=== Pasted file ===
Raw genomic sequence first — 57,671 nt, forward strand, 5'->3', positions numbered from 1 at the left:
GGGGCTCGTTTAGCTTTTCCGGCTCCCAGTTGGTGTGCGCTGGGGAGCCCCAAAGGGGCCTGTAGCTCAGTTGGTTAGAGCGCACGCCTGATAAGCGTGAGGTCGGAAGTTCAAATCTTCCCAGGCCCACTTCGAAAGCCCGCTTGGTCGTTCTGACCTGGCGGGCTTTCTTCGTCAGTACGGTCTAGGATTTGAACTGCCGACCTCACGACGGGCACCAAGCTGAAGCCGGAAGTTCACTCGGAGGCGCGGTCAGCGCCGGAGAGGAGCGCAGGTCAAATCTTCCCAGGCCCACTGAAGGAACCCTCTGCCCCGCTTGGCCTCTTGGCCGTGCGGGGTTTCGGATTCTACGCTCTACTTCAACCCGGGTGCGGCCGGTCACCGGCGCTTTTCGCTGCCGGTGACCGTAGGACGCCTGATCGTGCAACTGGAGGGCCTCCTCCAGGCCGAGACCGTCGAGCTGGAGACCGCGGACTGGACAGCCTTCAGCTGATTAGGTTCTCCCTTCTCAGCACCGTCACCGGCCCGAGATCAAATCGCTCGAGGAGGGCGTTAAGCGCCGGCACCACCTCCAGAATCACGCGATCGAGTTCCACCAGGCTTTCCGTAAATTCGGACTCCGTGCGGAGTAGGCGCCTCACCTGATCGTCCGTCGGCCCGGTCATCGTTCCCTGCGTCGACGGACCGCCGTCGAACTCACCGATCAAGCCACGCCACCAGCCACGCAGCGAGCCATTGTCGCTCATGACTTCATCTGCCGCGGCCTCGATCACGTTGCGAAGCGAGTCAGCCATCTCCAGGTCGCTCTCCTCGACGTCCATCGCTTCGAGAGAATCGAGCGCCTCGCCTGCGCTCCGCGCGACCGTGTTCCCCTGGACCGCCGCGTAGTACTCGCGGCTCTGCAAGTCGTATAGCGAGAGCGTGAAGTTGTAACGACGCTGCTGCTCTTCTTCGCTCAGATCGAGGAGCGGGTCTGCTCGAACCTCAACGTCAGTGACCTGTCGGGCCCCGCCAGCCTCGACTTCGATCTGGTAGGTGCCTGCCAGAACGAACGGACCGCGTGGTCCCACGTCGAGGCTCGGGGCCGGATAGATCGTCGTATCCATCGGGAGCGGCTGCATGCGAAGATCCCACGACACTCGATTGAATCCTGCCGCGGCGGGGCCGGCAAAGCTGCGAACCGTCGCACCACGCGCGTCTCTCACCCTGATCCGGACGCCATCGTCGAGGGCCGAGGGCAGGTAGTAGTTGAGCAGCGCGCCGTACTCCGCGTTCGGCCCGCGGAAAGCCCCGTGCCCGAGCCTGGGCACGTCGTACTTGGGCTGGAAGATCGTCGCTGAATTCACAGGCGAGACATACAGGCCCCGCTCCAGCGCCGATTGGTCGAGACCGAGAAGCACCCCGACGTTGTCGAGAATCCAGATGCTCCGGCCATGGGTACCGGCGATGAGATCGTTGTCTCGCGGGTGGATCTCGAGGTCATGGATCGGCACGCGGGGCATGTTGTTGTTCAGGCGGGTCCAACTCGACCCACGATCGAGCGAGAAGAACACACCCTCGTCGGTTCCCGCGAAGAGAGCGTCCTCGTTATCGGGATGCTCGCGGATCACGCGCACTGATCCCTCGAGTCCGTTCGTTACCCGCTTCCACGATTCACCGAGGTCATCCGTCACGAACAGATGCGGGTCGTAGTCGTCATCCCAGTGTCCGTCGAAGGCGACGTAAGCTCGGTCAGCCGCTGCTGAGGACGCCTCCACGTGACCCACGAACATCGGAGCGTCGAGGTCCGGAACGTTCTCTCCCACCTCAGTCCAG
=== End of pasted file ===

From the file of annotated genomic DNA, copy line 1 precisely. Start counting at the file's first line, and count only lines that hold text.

Raw genomic sequence first — 57,671 nt, forward strand, 5'->3', positions numbered from 1 at the left: